“Behold These Things Which I Have Molten Out of the Rock”

The presentation of his case by the brother of Jared begins with a rather typical Old Testament style recognition of the separation between God and man. The brother of Jared approaches God as a subject would a King, with great humility and deference. In the Old Testament, God is not conceptualized as Father, even though he is. The term Father is a more understandable relationship, and it is one that developed over time in Israel. The earliest comprehension of God was not in such a familiar and family-ar relationship.

The words of the brother of Jacob concerning the sixteen stones is interesting. He has created them, but has no specific language for them. He simply asks God to “behold these things which I have molten out of the rock.”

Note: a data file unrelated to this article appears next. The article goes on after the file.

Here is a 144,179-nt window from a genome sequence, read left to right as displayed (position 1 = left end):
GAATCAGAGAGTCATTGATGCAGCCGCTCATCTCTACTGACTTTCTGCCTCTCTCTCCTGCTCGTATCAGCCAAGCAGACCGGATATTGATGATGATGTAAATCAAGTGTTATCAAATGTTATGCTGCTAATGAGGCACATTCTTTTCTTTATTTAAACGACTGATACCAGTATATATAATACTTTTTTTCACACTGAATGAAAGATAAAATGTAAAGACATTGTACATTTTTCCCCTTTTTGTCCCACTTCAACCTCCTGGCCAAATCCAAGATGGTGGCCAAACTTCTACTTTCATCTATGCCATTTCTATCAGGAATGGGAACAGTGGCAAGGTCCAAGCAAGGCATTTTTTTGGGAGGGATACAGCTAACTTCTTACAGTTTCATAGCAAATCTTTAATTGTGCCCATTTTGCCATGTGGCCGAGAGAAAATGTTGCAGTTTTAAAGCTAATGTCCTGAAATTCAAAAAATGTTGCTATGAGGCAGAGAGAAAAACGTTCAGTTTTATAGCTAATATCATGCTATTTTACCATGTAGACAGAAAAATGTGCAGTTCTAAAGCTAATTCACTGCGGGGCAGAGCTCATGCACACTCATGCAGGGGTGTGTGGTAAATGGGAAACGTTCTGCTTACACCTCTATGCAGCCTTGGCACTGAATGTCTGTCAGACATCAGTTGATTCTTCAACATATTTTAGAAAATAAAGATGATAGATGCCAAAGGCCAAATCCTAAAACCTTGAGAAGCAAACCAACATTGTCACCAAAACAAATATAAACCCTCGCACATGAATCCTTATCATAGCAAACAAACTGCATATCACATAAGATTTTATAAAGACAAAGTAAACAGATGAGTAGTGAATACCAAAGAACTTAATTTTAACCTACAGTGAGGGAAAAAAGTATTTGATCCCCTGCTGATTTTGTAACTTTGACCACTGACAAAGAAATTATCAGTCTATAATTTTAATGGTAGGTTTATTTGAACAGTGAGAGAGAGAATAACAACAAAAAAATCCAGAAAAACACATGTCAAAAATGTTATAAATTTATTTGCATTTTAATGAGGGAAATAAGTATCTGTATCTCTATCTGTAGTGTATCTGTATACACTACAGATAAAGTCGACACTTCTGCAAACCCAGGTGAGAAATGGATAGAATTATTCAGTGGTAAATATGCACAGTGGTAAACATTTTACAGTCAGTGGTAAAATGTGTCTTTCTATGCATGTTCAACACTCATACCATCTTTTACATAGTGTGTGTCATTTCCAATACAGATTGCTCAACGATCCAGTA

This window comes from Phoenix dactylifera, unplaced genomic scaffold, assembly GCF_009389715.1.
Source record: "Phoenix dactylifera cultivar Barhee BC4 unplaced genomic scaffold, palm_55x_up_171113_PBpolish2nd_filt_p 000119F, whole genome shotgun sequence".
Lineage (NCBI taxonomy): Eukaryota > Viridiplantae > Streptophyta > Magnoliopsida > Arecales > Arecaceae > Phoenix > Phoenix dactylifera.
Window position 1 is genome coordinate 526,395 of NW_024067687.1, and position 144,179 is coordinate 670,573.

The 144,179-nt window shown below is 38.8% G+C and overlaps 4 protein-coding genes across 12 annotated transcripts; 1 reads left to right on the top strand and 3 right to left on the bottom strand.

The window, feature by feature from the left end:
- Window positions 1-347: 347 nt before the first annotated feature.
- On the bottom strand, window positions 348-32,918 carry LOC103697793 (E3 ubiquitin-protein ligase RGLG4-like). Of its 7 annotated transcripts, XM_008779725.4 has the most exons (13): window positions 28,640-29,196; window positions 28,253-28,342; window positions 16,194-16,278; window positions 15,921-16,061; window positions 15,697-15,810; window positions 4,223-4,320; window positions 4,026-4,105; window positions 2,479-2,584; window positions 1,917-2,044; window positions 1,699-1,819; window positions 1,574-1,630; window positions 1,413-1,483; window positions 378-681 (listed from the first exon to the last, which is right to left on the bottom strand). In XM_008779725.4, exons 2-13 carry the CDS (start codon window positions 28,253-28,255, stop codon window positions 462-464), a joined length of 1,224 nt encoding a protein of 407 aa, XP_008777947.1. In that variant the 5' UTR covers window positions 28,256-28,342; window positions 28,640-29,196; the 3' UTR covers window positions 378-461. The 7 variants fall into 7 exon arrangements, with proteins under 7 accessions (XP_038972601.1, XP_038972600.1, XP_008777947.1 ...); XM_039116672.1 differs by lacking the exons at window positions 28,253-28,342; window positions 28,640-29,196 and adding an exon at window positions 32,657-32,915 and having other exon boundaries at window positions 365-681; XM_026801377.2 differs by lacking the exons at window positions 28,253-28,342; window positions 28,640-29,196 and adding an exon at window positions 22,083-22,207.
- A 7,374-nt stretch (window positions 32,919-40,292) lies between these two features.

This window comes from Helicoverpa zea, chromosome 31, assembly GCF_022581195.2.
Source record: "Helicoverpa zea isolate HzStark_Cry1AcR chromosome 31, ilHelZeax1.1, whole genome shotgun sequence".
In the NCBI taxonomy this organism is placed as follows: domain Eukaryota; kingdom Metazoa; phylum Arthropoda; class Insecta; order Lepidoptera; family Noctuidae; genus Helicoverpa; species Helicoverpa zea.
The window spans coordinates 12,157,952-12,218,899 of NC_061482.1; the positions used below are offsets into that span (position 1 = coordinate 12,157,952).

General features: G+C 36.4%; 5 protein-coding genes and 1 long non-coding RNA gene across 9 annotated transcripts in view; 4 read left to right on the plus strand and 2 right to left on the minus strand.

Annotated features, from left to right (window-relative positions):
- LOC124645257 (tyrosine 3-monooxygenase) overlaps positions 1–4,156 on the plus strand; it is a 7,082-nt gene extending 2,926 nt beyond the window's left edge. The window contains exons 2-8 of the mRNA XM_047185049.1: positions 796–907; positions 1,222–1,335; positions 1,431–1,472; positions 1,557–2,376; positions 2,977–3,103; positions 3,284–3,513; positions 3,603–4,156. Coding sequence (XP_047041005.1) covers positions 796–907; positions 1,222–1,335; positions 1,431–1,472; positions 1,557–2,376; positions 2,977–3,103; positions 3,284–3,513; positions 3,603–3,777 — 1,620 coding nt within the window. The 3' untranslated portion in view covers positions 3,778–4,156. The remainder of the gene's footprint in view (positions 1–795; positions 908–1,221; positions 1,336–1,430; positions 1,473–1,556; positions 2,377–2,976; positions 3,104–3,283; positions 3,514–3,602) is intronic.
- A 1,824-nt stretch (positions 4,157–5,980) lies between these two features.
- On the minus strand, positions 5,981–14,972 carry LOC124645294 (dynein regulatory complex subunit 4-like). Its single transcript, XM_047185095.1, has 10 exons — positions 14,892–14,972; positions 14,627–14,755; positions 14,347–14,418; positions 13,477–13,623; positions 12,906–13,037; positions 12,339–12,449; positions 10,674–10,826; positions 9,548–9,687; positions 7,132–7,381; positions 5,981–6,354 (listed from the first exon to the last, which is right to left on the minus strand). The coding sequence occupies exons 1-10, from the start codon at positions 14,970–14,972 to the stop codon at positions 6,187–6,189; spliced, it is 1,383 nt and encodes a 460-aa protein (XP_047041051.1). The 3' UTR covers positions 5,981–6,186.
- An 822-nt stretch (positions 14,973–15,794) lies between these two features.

“The brother of Jared hardly knew what to call them. Rocks undoubtedly did not sound very inspiring. Here, standing next to the Lord’s magnificent handiwork, the impeccably designed and marvelously unique seagoing barges, the brother of Jared offered for his contribution rocks. As he eyed the sleek ships the Lord had provided, it was a moment of genuine humility.” (Jeffrey R. Holland, Christ and the New Covenant: The Messianic Message of the Book of Mormon [Salt Lake City: Deseret Book Co., 1997], 16 - 17.)

Brant Gardner -

Brant Gardner

Multidimensional Commentary on the Book of Mormon

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